The European Geosciences Union (EGU) General Assembly is an annual scientific conference that has been hosted in Vienna for the past 12 years.
This was my first year attending the General Assembly, and I was initially overwhelmed by the vast number and variety of sessions; the 2016 General Assembly hosted 863 oral, 10,320 poster, and 947 PICO presentations (a type of interactive poster which is introduced by means of a two minute oral presentation) arranged over all four floors of the Vienna International Centre. There were 619 unique scientific sessions together with 321 side events which created an interesting and highly varied programme. The EGU General Assembly 2016 was in fact the biggest yet, as 13,650 scientists from 109 countries participated, of which 25% were students and 53% Early Career Scientists.
The first session I attended focused on hydrological extremes, and an interesting oral presentation discussed the interaction between hydrological extremes, water management and society. The presenter argued that human and societal memory is short, and that the human response to droughts can exacerbate the impacts of floods. The case study was the Brisbane floods in 2011; these floods occurred after a 10-year period of drought, and the operation of a reservoir (which was optimised to retain water during the drought period) was blamed for exacerbating the flooding.
Another talk explored the possibility of improving the frequency estimation of flood events by using historical evidence to build up a catalogue of extreme floods spanning 500 years. Data were collected for the River Elbe from sources that included newspaper articles, historical flood marks on castles, artwork and songs, and agreed well with instrumental data from the past 50 years.
A theme that permeated multiple sessions and presentations was that of climate variability and climate change. One presentation detailed the method of extending the historical flood record by examining sediments in oxbow lakes in the Mississippi which were deposited after large flood events. It is possible to date these sediment deposits in order to construct a picture of the frequency and severity of events that occurred before the start of historical documented evidence. Another presenter had applied a similar method in the UK after the December 2015 flood events in Cumbria. Again using sediment paleorecords, the presenter was able to identify flood rich and flood poor periods in the Lake District over the past 600 years. An interesting conclusion was that the period 1990 to 2016 contains four of the largest floods in the past 600 years, implying that we are currently in a flood rich period. Whether this period of increased flood occurrence is attributed to anthropogenic climate change or to natural climate variability is still open to debate.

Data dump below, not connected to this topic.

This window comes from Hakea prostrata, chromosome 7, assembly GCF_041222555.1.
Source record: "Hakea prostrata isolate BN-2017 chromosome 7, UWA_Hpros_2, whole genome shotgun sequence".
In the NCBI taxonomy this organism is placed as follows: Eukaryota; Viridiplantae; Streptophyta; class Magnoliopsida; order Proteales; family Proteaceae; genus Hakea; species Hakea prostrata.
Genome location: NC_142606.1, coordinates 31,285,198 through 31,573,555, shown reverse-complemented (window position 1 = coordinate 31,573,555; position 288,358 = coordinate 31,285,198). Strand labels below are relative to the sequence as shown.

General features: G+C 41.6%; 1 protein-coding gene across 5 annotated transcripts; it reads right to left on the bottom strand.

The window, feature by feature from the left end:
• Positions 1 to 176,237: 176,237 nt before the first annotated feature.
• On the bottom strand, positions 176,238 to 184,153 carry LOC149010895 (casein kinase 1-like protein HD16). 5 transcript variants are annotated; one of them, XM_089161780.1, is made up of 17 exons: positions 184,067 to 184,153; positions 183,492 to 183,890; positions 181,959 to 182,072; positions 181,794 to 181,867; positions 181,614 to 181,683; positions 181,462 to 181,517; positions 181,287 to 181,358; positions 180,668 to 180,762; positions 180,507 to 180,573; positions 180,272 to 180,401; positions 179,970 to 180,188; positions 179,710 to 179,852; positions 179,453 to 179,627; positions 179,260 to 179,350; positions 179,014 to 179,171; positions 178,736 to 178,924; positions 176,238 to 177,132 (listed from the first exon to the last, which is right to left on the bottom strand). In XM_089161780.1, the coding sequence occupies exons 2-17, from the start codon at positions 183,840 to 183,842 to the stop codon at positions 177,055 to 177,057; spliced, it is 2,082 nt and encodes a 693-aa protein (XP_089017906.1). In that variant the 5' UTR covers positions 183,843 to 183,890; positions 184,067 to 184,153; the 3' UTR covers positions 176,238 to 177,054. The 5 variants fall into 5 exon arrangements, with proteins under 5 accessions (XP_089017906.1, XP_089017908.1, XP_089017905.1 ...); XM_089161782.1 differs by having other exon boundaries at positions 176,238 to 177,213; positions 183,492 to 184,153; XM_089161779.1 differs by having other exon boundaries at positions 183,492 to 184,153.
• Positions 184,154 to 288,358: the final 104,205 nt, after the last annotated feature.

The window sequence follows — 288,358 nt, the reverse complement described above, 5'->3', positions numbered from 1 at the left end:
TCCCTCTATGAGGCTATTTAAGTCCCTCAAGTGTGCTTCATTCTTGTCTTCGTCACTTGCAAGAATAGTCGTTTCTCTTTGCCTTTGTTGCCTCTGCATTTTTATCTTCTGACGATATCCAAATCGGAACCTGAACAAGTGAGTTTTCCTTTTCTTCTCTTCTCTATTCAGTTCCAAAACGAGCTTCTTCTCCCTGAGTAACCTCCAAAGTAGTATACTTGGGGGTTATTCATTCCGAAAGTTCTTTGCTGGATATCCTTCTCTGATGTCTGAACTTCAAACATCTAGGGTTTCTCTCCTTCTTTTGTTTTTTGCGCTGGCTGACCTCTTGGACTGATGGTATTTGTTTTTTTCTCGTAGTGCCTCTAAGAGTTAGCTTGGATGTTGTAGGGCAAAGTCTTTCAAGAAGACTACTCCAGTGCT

As well as learning about the research of others, I was able to share my own research via a poster presentation. I enjoyed the lively debate that this sparked, and highly appreciated the feedback, suggestions, and recommendations from academics and industry professionals alike.
With such a wide range of topics explored at the EGU General Assembly, it was impossible to attend all presentations that interested me. However, the 15-minute oral sessions I did attend were fascinating, and were long enough to give me an interesting overview of the research, but short enough to hold my attention on a topic that wasn’t in my field. The poster presentations were equally interesting, but also provided the opportunity to discuss the research in further detail and exchange contact details for potential future collaboration. They were also a social occasion for many scientists, and as one person told me, with a glass of red wine in hand, the EGU General Assembly provides the perfect opportunity to catch up with old friends.
Author: Jessica Boyd